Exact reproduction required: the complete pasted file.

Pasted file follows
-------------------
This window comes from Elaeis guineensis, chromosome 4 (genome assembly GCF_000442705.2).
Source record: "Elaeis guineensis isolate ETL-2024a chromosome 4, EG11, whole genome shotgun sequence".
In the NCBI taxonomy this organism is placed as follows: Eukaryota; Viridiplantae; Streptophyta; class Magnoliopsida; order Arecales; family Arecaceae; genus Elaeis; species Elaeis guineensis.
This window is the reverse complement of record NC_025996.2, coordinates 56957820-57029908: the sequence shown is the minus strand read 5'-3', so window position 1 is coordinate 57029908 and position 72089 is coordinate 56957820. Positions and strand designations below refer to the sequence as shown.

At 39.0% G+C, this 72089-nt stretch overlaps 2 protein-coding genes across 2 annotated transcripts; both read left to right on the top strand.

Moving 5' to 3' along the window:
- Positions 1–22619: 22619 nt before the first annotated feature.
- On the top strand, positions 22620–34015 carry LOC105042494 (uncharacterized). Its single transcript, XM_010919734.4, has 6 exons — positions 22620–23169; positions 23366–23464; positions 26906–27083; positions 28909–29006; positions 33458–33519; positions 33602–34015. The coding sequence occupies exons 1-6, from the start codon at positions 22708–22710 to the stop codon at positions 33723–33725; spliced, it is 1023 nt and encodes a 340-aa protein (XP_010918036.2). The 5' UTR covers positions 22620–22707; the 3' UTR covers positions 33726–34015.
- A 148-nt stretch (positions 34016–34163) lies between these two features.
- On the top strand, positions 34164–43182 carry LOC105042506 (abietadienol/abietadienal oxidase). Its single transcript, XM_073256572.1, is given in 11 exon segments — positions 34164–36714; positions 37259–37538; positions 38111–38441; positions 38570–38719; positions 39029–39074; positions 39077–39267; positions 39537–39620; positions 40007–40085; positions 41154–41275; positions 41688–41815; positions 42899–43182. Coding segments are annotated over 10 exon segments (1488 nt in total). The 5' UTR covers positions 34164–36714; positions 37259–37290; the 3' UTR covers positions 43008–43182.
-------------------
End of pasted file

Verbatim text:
This window comes from Elaeis guineensis, chromosome 4 (genome assembly GCF_000442705.2).
Source record: "Elaeis guineensis isolate ETL-2024a chromosome 4, EG11, whole genome shotgun sequence".
In the NCBI taxonomy this organism is placed as follows: Eukaryota; Viridiplantae; Streptophyta; class Magnoliopsida; order Arecales; family Arecaceae; genus Elaeis; species Elaeis guineensis.
This window is the reverse complement of record NC_025996.2, coordinates 56957820-57029908: the sequence shown is the minus strand read 5'-3', so window position 1 is coordinate 57029908 and position 72089 is coordinate 56957820. Positions and strand designations below refer to the sequence as shown.

At 39.0% G+C, this 72089-nt stretch overlaps 2 protein-coding genes across 2 annotated transcripts; both read left to right on the top strand.

Moving 5' to 3' along the window:
- Positions 1–22619: 22619 nt before the first annotated feature.
- On the top strand, positions 22620–34015 carry LOC105042494 (uncharacterized). Its single transcript, XM_010919734.4, has 6 exons — positions 22620–23169; positions 23366–23464; positions 26906–27083; positions 28909–29006; positions 33458–33519; positions 33602–34015. The coding sequence occupies exons 1-6, from the start codon at positions 22708–22710 to the stop codon at positions 33723–33725; spliced, it is 1023 nt and encodes a 340-aa protein (XP_010918036.2). The 5' UTR covers positions 22620–22707; the 3' UTR covers positions 33726–34015.
- A 148-nt stretch (positions 34016–34163) lies between these two features.
- On the top strand, positions 34164–43182 carry LOC105042506 (abietadienol/abietadienal oxidase). Its single transcript, XM_073256572.1, is given in 11 exon segments — positions 34164–36714; positions 37259–37538; positions 38111–38441; positions 38570–38719; positions 39029–39074; positions 39077–39267; positions 39537–39620; positions 40007–40085; positions 41154–41275; positions 41688–41815; positions 42899–43182. Coding segments are annotated over 10 exon segments (1488 nt in total). The 5' UTR covers positions 34164–36714; positions 37259–37290; the 3' UTR covers positions 43008–43182.